Did you know that an Emmy award exists for ads? For communicators who are still not convinced by the power visual storytelling, Budweiser is setting the record straight. The beer giant is proving the impact that branded videos are having on the mainstream after earning two Emmy nominations in the “Outstanding Commercial” category for their ads “Puppy Love” and “Hero’s Welcome.” The popularity of these videos skyrocketed after the massive exposure garnered from this year’s Super Bowl. To keep the momentum going, Budweiser announced the huge honor in a press release titled “Budweiser Super Bowl Ads Score Two Emmy Nominations.” It is currently among the most popular press releases viewed on PRNewswire.com.

This announcement serves as an additional content component of Budweiser’s major marketing campaign and leverages the targeting capabilities of press release distribution to seed awareness among new audiences. For example, this release becomes relevant to a number of industries with related interests including beers, wines and spirits, food & beverages, entertainment, television, and awards.

Highlights from the content of this release include:

  • Images that capture the most emotionally compelling moments of the ads attracts reader attention
  • High-quality copy written in the “inverted pyramid” style traditionally employed by journalists, the release leads with the most newsworthy information first, followed by supporting details, and closing with general information. Budweiser has essentially written the story that they want the media to tell.
  • A call-to-action to spark further social engagement around the ad campaign, and triggers increased visibility in search engines.  “Puppy Love’s” adorable canine star became so popular that he even has his own Twitter handle, hyperlinked mid-release.
  • Quotes from  executive leaders humanize the brand and further establishes Budweiser as a leader in creative communications.

Even with the ad campaign’s commercial success, Budweiser employs a multi-channel distribution effort including television, social media, and the wire to keep their story top of mind. Pay close attention marketers, now with the booming popularity of original programming streamed by sites such as Netflix and Hulu which are also earning Emmy nods, who knows if there is a potential opportunity for the branded videos being shared online to have a shot at earning a golden statue. A multi-channel distribution gives your content the additional visibility needed to drive discovery and continued awareness. Wouldn’t you like to be the first to break this barrier?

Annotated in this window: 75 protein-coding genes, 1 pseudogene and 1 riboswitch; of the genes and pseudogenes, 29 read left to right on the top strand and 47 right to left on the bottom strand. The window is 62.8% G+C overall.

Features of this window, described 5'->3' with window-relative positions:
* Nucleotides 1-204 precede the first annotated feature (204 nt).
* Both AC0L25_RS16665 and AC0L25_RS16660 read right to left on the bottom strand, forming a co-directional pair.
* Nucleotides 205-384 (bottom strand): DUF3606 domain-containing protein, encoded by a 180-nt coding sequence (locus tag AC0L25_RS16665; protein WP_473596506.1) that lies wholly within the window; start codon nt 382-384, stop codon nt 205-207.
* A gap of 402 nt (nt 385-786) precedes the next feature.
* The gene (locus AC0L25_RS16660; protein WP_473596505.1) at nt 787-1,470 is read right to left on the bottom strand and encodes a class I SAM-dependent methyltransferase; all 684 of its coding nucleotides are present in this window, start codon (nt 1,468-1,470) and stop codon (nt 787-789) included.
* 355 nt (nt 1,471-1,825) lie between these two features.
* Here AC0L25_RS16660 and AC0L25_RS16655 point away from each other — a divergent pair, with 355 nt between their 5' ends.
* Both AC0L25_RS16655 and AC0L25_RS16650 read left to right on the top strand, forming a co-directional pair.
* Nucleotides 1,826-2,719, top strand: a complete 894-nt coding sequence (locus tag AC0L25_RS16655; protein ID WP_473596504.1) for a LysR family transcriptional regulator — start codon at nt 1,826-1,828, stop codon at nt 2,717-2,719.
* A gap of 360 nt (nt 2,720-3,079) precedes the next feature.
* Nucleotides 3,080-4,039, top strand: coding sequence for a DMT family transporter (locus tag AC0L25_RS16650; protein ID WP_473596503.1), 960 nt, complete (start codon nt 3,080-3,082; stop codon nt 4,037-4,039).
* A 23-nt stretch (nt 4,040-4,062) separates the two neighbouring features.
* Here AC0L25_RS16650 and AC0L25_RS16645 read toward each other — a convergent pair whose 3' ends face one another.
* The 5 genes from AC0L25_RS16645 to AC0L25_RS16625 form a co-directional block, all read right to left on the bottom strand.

Congrats to Budweiser on their well-deserved Emmy nominations and on a great release!

ShannonAuthor Shannon Ramlochan is the Content Marketing Coordinator at PR Newswire. 

Copy Quality: New Imperatives for Communicators

New copy quality guidelines from PR Newswire to help improve press release content quality.

New copy quality guidelines from PR Newswire to help improve press release content quality.

How does one determine whether or not a piece of content is low quality?

Since we added copy quality to the guidelines against which we assess press releases and other content prior to distribution, we’ve counseled a number of clients on steps they can take to improve the value of their content for their audiences.

Understanding how to build/create quality content is a mandate for all communicators creating digital content.  Google started raising the bar on web content quality in early 2011, when the first Panda algorithm update was deployed.  Taking aim at link farms and websites created to propagate links and manipulate search rank but which offer little to no real use to human beings, the goal of the Panda update is to improve the relevance of the search results Google returned to internet searchers.

The new rules of content quality

Google has kept the pedal to the metal, rolling out changes and updates to its algorithms in an ongoing effort to improve the utility of its search engine by returning better and better results to users, and it’s safe to assume that this won’t change in the future.  Communicators of all stripes publishing digital content and seeking visibility in search engines will have to play by the rules.